The Court first split four to four (with Justice Sotomayor recused because she had participated in the case as a judge on the Second Circuit) on the question of whether the plaintiffs even had a right to sue.  Because the Second Circuit had held that they did, that ruling was affirmed by an equally divided Court, but it will not have the force of law in the rest of the country.  Next, however, the Court reversed the Second Circuit’s holding that the federal courts could set a cap on carbon dioxide emissions.   Here’s why.

The EPA has agreed to make a final decision about whether it will issue final regulations by May 2012; because that decision (and possible regulations) are forthcoming and would cover the emissions issue, the Court explained, the courts could not grant a “common law” (or judge-made) remedy.   This approach makes sense, the Court explained, because the EPA – as an expert on issues related to the environment – is in a better position to address (and, if necessary, cap) emissions than individual district judges.

What if EPA declines to issue regulations about greenhouse gas emissions?  Then, the Court said, states or other groups injured by the emissions could sue to ask the courts to decide just what the Clean Air Act requires.  But, the Court explained, federal courts cannot act on their own to make law when other branches of government – here, Congress and EPA – have passed laws and enacted regulations.

As I’ve commented often, the Justices are generalists.   A huge variety of cases make their way to the Court, resulting in decision days like Monday, when we get opinions all along the legal spectrum.  In Turner v. Rogers, the Court decided an issue entirely unrelated to class action litigation or greenhouse gasses; here, the Justices considered the right to an attorney in a civil contempt case.

In this case, Michael Turner, a father in South Carolina, ended up in court  — without a lawyer to represent him – after he failed to pay over five thousand dollars in child support.  The family court judge found him to be in contempt of court and sentenced him to prison for twelve months.  Turner appealed, arguing that he had a constitutional right to have a lawyer appointed to represent him, just like a criminal defendant would have, because he faced the possibility of a prison sentence.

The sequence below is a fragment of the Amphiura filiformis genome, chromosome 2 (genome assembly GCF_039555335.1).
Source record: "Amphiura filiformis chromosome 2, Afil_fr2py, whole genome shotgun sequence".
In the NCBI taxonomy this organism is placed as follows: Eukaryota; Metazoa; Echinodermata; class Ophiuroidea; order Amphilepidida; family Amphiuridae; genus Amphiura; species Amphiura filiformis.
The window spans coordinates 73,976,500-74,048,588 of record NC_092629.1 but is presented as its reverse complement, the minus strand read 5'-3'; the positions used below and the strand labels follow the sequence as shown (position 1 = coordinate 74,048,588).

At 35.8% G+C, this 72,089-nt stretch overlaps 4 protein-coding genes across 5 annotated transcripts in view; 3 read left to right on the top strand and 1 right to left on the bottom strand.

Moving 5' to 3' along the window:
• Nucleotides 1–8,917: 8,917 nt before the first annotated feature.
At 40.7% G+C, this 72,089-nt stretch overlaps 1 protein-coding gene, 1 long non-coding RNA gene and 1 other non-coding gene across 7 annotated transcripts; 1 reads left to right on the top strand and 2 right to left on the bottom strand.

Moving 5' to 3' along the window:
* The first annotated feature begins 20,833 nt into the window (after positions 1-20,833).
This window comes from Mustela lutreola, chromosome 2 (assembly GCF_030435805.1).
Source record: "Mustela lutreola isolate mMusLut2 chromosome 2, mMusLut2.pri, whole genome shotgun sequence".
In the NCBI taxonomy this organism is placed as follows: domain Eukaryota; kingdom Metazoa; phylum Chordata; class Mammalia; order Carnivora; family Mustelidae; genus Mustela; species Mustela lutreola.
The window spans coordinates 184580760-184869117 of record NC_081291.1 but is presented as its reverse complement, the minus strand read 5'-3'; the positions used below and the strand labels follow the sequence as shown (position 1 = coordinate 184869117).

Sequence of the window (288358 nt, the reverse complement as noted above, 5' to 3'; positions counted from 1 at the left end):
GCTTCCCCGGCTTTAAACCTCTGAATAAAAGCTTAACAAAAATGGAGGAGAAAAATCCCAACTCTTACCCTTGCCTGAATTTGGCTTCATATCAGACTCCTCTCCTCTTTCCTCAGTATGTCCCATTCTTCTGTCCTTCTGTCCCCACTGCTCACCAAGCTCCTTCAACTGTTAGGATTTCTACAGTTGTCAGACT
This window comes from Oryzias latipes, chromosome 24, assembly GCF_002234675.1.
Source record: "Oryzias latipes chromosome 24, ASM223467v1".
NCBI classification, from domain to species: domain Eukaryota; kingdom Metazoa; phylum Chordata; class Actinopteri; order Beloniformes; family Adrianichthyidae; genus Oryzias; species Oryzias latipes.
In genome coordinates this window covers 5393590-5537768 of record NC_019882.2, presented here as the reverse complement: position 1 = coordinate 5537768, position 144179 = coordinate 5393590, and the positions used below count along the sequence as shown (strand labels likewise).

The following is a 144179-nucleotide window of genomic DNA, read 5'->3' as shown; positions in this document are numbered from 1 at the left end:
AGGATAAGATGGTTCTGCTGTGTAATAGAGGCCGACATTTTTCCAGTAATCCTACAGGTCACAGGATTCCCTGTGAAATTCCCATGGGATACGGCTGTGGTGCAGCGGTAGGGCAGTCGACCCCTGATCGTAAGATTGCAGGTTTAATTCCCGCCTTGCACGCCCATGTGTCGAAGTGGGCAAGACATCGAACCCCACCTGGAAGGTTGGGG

The South Carolina Supreme Court rejected Turner’s argument, but the Court’s answer was more complicated.   In the end, it took a middle ground.  The Court agreed with South Carolina that an indigent defendant such as Turner does not have an automatic right to an attorney, even when the proceedings in which he is unrepresented could result in jail time.  In particular, the Court explained, the Constitution does not require a lawyer when the other side is not represented by counsel and there are enough other safeguards to ensure that the decision to send someone to jail is a fair one.  Here, the Court held, these safeguards did not exist:  the family court did not tell Mr. Turner what would happen if he did not pay, ask him for financial information that would allow the family court to determine whether he could pay, or appoint a social worker to evaluate the situation; therefore, it “vacated” (tossed out) the lower court’s decision and sent the case back to the South Carolina courts.

Finally, in a lower-profile but quite interesting case involving First Amendment rights, Borough of Duryea v. Guarnieri, the Court considered the scope of the First Amendment’s Petition Clause, which protects the right to “petition the Government for a redress of grievances.”  After Charles Guarnieri, a government worker, was fired from his position as Chief of Police of a Pennsylvania town, he filed a complaint with his union. He later got his job back but was given a list of new rules that restricted his ability to work and get overtime. Guarnieri sued, claiming that the new rules were issued in retaliation for his original union complaint and that the retaliation violated his First Amendment rights.  By a vote of eight to one, the Court disagreed.  It held that the government is not liable for violating the Petition Clause unless a complaint involves a matter important to the general public; the fact that the complaint is important to one person and his job (and, believe it or not, to his little dog, which Guarnieri’s lawyer asked the jury to consider in deciding the former police chief’s case).

That’s it for today.  The Court still has ten merits cases to decide by the end of the Term, and we are expecting opinions both tomorrow and Monday.  It should be exciting, and we will be back to explain them in Plain English.

Recommended Citation: Lisa Tucker, Monday’s decisions in Plain English, SCOTUSblog (Jun. 22, 2011, 3:20 PM),